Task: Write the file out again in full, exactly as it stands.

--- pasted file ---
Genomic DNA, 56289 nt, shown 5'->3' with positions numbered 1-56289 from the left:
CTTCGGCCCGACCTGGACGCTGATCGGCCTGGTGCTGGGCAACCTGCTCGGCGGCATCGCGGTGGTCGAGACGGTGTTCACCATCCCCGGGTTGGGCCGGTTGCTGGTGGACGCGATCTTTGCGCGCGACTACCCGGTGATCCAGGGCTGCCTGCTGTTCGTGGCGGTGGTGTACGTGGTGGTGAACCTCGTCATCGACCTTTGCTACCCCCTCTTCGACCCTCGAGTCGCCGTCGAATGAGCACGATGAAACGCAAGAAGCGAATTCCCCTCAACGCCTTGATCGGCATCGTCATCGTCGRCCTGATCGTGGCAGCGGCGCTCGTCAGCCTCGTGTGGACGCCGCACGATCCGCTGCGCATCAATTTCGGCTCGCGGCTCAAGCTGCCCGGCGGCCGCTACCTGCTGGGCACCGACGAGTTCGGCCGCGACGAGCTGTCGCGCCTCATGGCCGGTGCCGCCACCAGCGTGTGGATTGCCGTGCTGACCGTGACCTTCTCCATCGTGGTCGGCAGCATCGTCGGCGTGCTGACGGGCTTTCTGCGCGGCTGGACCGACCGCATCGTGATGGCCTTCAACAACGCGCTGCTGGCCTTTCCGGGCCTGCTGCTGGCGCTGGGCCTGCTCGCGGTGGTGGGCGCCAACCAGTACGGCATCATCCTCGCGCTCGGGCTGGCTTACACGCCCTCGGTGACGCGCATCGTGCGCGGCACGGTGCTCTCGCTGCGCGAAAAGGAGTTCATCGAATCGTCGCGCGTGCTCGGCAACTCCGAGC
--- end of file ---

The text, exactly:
Genomic DNA, 56289 nt, shown 5'->3' with positions numbered 1-56289 from the left:
CTTCGGCCCGACCTGGACGCTGATCGGCCTGGTGCTGGGCAACCTGCTCGGCGGCATCGCGGTGGTCGAGACGGTGTTCACCATCCCCGGGTTGGGCCGGTTGCTGGTGGACGCGATCTTTGCGCGCGACTACCCGGTGATCCAGGGCTGCCTGCTGTTCGTGGCGGTGGTGTACGTGGTGGTGAACCTCGTCATCGACCTTTGCTACCCCCTCTTCGACCCTCGAGTCGCCGTCGAATGAGCACGATGAAACGCAAGAAGCGAATTCCCCTCAACGCCTTGATCGGCATCGTCATCGTCGRCCTGATCGTGGCAGCGGCGCTCGTCAGCCTCGTGTGGACGCCGCACGATCCGCTGCGCATCAATTTCGGCTCGCGGCTCAAGCTGCCCGGCGGCCGCTACCTGCTGGGCACCGACGAGTTCGGCCGCGACGAGCTGTCGCGCCTCATGGCCGGTGCCGCCACCAGCGTGTGGATTGCCGTGCTGACCGTGACCTTCTCCATCGTGGTCGGCAGCATCGTCGGCGTGCTGACGGGCTTTCTGCGCGGCTGGACCGACCGCATCGTGATGGCCTTCAACAACGCGCTGCTGGCCTTTCCGGGCCTGCTGCTGGCGCTGGGCCTGCTCGCGGTGGTGGGCGCCAACCAGTACGGCATCATCCTCGCGCTCGGGCTGGCTTACACGCCCTCGGTGACGCGCATCGTGCGCGGCACGGTGCTCTCGCTGCGCGAAAAGGAGTTCATCGAATCGTCGCGCGTGCTCGGCAACTCCGAGC